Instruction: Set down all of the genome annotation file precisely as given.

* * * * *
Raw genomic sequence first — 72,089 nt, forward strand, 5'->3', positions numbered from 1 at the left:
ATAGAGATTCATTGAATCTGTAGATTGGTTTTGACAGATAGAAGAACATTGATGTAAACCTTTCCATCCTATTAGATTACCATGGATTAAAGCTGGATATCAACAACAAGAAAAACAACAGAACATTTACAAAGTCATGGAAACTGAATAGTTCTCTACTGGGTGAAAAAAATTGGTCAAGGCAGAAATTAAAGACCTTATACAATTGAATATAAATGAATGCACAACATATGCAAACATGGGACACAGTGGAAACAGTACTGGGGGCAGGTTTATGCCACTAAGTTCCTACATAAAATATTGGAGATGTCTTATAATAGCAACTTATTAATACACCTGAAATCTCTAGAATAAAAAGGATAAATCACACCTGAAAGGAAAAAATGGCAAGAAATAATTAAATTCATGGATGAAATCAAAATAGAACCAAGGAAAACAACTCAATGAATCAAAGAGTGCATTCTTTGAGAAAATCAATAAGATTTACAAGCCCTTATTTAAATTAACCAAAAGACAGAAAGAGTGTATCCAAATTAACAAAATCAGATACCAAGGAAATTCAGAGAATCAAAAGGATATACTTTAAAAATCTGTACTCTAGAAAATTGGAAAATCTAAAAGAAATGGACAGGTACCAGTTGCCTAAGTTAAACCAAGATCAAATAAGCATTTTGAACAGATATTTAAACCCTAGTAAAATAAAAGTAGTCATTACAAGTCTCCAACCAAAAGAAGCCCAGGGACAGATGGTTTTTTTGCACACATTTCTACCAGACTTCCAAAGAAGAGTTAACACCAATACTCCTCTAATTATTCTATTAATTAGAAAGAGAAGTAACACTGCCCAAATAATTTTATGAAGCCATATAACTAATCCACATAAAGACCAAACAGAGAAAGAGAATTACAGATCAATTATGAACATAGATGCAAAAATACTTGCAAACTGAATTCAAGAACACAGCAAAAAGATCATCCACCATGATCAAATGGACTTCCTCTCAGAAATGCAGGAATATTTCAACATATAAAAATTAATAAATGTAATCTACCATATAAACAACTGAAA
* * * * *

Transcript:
Raw genomic sequence first — 72,089 nt, forward strand, 5'->3', positions numbered from 1 at the left:
ATAGAGATTCATTGAATCTGTAGATTGGTTTTGACAGATAGAAGAACATTGATGTAAACCTTTCCATCCTATTAGATTACCATGGATTAAAGCTGGATATCAACAACAAGAAAAACAACAGAACATTTACAAAGTCATGGAAACTGAATAGTTCTCTACTGGGTGAAAAAAATTGGTCAAGGCAGAAATTAAAGACCTTATACAATTGAATATAAATGAATGCACAACATATGCAAACATGGGACACAGTGGAAACAGTACTGGGGGCAGGTTTATGCCACTAAGTTCCTACATAAAATATTGGAGATGTCTTATAATAGCAACTTATTAATACACCTGAAATCTCTAGAATAAAAAGGATAAATCACACCTGAAAGGAAAAAATGGCAAGAAATAATTAAATTCATGGATGAAATCAAAATAGAACCAAGGAAAACAACTCAATGAATCAAAGAGTGCATTCTTTGAGAAAATCAATAAGATTTACAAGCCCTTATTTAAATTAACCAAAAGACAGAAAGAGTGTATCCAAATTAACAAAATCAGATACCAAGGAAATTCAGAGAATCAAAAGGATATACTTTAAAAATCTGTACTCTAGAAAATTGGAAAATCTAAAAGAAATGGACAGGTACCAGTTGCCTAAGTTAAACCAAGATCAAATAAGCATTTTGAACAGATATTTAAACCCTAGTAAAATAAAAGTAGTCATTACAAGTCTCCAACCAAAAGAAGCCCAGGGACAGATGGTTTTTTTGCACACATTTCTACCAGACTTCCAAAGAAGAGTTAACACCAATACTCCTCTAATTATTCTATTAATTAGAAAGAGAAGTAACACTGCCCAAATAATTTTATGAAGCCATATAACTAATCCACATAAAGACCAAACAGAGAAAGAGAATTACAGATCAATTATGAACATAGATGCAAAAATACTTGCAAACTGAATTCAAGAACACAGCAAAAAGATCATCCACCATGATCAAATGGACTTCCTCTCAGAAATGCAGGAATATTTCAACATATAAAAATTAATAAATGTAATCTACCATATAAACAACTGAAA